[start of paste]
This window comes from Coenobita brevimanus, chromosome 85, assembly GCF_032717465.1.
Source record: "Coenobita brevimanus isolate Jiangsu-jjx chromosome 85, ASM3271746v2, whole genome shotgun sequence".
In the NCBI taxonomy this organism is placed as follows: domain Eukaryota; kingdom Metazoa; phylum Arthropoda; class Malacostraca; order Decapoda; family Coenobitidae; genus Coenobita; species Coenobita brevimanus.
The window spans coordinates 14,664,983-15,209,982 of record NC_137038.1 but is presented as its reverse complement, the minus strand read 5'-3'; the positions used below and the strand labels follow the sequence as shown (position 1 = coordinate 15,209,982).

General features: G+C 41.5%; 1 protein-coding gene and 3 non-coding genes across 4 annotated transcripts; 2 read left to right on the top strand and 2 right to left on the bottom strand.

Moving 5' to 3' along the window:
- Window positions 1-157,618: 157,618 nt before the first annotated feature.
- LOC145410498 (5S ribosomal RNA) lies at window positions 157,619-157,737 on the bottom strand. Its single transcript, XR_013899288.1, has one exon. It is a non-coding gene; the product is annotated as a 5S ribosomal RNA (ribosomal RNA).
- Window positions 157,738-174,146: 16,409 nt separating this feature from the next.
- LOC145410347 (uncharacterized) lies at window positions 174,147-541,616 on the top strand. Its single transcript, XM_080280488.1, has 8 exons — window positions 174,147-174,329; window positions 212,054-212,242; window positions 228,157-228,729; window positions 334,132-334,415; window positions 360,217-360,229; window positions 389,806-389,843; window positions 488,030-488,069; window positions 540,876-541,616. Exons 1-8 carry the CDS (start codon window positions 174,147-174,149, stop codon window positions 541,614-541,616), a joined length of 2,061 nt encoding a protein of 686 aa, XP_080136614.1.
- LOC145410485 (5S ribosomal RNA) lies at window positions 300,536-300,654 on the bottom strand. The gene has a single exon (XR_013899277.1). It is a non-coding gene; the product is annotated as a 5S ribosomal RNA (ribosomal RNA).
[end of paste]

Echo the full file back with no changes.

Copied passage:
This window comes from Coenobita brevimanus, chromosome 85, assembly GCF_032717465.1.
Source record: "Coenobita brevimanus isolate Jiangsu-jjx chromosome 85, ASM3271746v2, whole genome shotgun sequence".
In the NCBI taxonomy this organism is placed as follows: domain Eukaryota; kingdom Metazoa; phylum Arthropoda; class Malacostraca; order Decapoda; family Coenobitidae; genus Coenobita; species Coenobita brevimanus.
The window spans coordinates 14,664,983-15,209,982 of record NC_137038.1 but is presented as its reverse complement, the minus strand read 5'-3'; the positions used below and the strand labels follow the sequence as shown (position 1 = coordinate 15,209,982).

General features: G+C 41.5%; 1 protein-coding gene and 3 non-coding genes across 4 annotated transcripts; 2 read left to right on the top strand and 2 right to left on the bottom strand.

Moving 5' to 3' along the window:
- Window positions 1-157,618: 157,618 nt before the first annotated feature.
- LOC145410498 (5S ribosomal RNA) lies at window positions 157,619-157,737 on the bottom strand. Its single transcript, XR_013899288.1, has one exon. It is a non-coding gene; the product is annotated as a 5S ribosomal RNA (ribosomal RNA).
- Window positions 157,738-174,146: 16,409 nt separating this feature from the next.
- LOC145410347 (uncharacterized) lies at window positions 174,147-541,616 on the top strand. Its single transcript, XM_080280488.1, has 8 exons — window positions 174,147-174,329; window positions 212,054-212,242; window positions 228,157-228,729; window positions 334,132-334,415; window positions 360,217-360,229; window positions 389,806-389,843; window positions 488,030-488,069; window positions 540,876-541,616. Exons 1-8 carry the CDS (start codon window positions 174,147-174,149, stop codon window positions 541,614-541,616), a joined length of 2,061 nt encoding a protein of 686 aa, XP_080136614.1.
- LOC145410485 (5S ribosomal RNA) lies at window positions 300,536-300,654 on the bottom strand. The gene has a single exon (XR_013899277.1). It is a non-coding gene; the product is annotated as a 5S ribosomal RNA (ribosomal RNA).